Charter nears $55bn deal to buy Time Warner Cable

Acquisition is victory for John Malone amid consolidation by cable operators

A successful Charter-Time Warner Cable deal would concentrate significant broadband power in one company. As such it is likely to face intense scrutiny from regulators

A successful Charter-Time Warner Cable deal would concentrate significant broadband power in one company. As such it is likely to face intense scrutiny from regulators

 

Charter Communications is nearing a deal to acquire Time Warner Cable for about $55 billion (about €50 billion), according to people familiar with the matter, in a victory for US tycoon John Malone, the so-called “cable cowboy”, over Franco-Israeli billionaire Patrick Drahi of Altice.

Charter, the third-largest US cable operator, is to combine with its larger rival in a stock-and-cash deal that values shares in TWC at $195 each. The enterprise value of the transaction will be $78 billion, which includes about $22 billion in net debt.

The deal comes amid sweeping changes in the US cable industry, as more consumers watch video on the internet, rather than on television sets. Consolidation could help cable operators compete with a new generation of online video services such as Amazon and Netflix, and also better withstand the growing pricing power of content providers.

Deal making

Bright House Networks

As part of the TWC deal, Charter will complete its Bright House transaction and merge the three groups into a single entity with 23 million customers. That will make it the second- largest cable operator behind Comcast.

TWC shareholders will have the option to receive $100 in cash and the remaining $95 in Charter stock, or $115 in cash and the remaining $80 in stock. Mr Malone, the Colorado-based billionaire who has been a linchpin of cable consolidation for more than two decades, will inject $5 billion of equity to help fund the deal through Liberty Broadband.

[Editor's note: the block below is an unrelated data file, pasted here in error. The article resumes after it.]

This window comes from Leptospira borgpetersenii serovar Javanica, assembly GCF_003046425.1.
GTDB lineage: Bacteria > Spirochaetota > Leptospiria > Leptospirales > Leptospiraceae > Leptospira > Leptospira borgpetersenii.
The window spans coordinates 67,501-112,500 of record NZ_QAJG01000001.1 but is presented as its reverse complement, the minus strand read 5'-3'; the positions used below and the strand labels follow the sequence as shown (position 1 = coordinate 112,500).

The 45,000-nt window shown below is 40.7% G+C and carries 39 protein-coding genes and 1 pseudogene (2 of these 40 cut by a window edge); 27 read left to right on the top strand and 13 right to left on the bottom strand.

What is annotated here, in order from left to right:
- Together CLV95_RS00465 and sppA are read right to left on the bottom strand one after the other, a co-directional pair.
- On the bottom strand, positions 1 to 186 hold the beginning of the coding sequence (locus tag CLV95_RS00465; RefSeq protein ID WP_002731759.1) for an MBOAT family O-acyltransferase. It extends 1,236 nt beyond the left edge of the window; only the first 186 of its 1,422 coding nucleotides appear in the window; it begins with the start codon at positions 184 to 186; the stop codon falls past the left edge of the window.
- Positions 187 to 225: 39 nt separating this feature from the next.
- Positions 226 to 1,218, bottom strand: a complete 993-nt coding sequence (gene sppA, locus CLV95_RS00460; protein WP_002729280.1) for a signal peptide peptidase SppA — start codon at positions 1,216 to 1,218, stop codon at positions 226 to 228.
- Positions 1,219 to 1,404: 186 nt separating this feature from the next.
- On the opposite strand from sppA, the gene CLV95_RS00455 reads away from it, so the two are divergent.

Charter is prepared to pay 23 per cent more than Comcast had agreed to pay for TWC in 2014. The large premium is partly due to the late entry of France’s Altice into the bidding war for TWC.

Altice’s defeat is not likely to signal a retreat by the European operator from further expansion in the US. The French group, which last week bought rural cable operator Suddenlink for $9.1 billion, is expected to continue scouring for deals in the US and in Europe.

Cable companies are the largest providers of highspeed broadband services and a successful Charter-TWC deal would concentrate significant broadband power in one company. As such, it is likely to face intense scrutiny from regulators.

Regulatory opposition was a key factor in Comcast’s withdrawal of its $45 billion bid for TWC. – © The Financial Times Limited 2015